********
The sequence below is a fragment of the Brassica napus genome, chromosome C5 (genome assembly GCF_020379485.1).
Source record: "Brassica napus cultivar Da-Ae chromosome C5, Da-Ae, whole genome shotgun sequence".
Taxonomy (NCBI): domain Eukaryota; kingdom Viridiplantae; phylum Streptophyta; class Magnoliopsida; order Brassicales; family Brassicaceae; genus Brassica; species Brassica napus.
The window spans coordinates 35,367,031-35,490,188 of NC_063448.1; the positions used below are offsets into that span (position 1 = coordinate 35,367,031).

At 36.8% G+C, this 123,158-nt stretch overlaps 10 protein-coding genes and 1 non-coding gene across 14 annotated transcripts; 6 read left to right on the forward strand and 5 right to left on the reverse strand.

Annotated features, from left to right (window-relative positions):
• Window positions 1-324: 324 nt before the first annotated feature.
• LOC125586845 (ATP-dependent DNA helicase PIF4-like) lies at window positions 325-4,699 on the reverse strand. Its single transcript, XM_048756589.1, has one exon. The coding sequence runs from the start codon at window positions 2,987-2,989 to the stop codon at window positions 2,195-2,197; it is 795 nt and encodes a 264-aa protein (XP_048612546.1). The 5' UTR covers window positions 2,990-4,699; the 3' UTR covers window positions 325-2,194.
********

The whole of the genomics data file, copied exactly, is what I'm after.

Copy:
The sequence below is a fragment of the Brassica napus genome, chromosome C5 (genome assembly GCF_020379485.1).
Source record: "Brassica napus cultivar Da-Ae chromosome C5, Da-Ae, whole genome shotgun sequence".
Taxonomy (NCBI): domain Eukaryota; kingdom Viridiplantae; phylum Streptophyta; class Magnoliopsida; order Brassicales; family Brassicaceae; genus Brassica; species Brassica napus.
The window spans coordinates 35,367,031-35,490,188 of NC_063448.1; the positions used below are offsets into that span (position 1 = coordinate 35,367,031).

At 36.8% G+C, this 123,158-nt stretch overlaps 10 protein-coding genes and 1 non-coding gene across 14 annotated transcripts; 6 read left to right on the forward strand and 5 right to left on the reverse strand.

Annotated features, from left to right (window-relative positions):
• Window positions 1-324: 324 nt before the first annotated feature.
• LOC125586845 (ATP-dependent DNA helicase PIF4-like) lies at window positions 325-4,699 on the reverse strand. Its single transcript, XM_048756589.1, has one exon. The coding sequence runs from the start codon at window positions 2,987-2,989 to the stop codon at window positions 2,195-2,197; it is 795 nt and encodes a 264-aa protein (XP_048612546.1). The 5' UTR covers window positions 2,990-4,699; the 3' UTR covers window positions 325-2,194.